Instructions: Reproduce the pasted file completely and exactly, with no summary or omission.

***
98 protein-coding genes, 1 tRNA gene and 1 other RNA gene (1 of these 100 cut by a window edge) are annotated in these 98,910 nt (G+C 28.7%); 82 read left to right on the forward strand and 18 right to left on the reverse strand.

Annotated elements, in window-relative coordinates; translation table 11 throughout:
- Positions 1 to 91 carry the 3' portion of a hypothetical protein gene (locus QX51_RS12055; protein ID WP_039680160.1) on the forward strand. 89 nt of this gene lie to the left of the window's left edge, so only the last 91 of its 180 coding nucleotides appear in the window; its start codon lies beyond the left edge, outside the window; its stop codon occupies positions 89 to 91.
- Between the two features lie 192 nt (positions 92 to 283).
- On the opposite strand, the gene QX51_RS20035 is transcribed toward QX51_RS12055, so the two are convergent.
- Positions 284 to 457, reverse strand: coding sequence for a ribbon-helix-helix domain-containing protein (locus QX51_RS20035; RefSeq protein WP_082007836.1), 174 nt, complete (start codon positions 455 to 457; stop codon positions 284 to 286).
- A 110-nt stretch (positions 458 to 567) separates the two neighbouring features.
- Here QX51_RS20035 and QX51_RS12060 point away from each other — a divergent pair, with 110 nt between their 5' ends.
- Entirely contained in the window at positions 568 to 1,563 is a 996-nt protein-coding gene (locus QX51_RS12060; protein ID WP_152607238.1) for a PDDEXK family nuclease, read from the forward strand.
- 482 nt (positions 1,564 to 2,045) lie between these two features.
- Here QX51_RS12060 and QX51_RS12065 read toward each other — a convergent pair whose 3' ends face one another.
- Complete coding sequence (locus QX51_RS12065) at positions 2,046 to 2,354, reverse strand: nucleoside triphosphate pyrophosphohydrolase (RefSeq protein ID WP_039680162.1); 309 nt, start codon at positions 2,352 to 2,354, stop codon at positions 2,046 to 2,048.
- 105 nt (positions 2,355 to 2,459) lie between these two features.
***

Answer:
98 protein-coding genes, 1 tRNA gene and 1 other RNA gene (1 of these 100 cut by a window edge) are annotated in these 98,910 nt (G+C 28.7%); 82 read left to right on the forward strand and 18 right to left on the reverse strand.

Annotated elements, in window-relative coordinates; translation table 11 throughout:
- Positions 1 to 91 carry the 3' portion of a hypothetical protein gene (locus QX51_RS12055; protein ID WP_039680160.1) on the forward strand. 89 nt of this gene lie to the left of the window's left edge, so only the last 91 of its 180 coding nucleotides appear in the window; its start codon lies beyond the left edge, outside the window; its stop codon occupies positions 89 to 91.
- Between the two features lie 192 nt (positions 92 to 283).
- On the opposite strand, the gene QX51_RS20035 is transcribed toward QX51_RS12055, so the two are convergent.
- Positions 284 to 457, reverse strand: coding sequence for a ribbon-helix-helix domain-containing protein (locus QX51_RS20035; RefSeq protein WP_082007836.1), 174 nt, complete (start codon positions 455 to 457; stop codon positions 284 to 286).
- A 110-nt stretch (positions 458 to 567) separates the two neighbouring features.
- Here QX51_RS20035 and QX51_RS12060 point away from each other — a divergent pair, with 110 nt between their 5' ends.
- Entirely contained in the window at positions 568 to 1,563 is a 996-nt protein-coding gene (locus QX51_RS12060; protein ID WP_152607238.1) for a PDDEXK family nuclease, read from the forward strand.
- 482 nt (positions 1,564 to 2,045) lie between these two features.
- Here QX51_RS12060 and QX51_RS12065 read toward each other — a convergent pair whose 3' ends face one another.
- Complete coding sequence (locus QX51_RS12065) at positions 2,046 to 2,354, reverse strand: nucleoside triphosphate pyrophosphohydrolase (RefSeq protein ID WP_039680162.1); 309 nt, start codon at positions 2,352 to 2,354, stop codon at positions 2,046 to 2,048.
- 105 nt (positions 2,355 to 2,459) lie between these two features.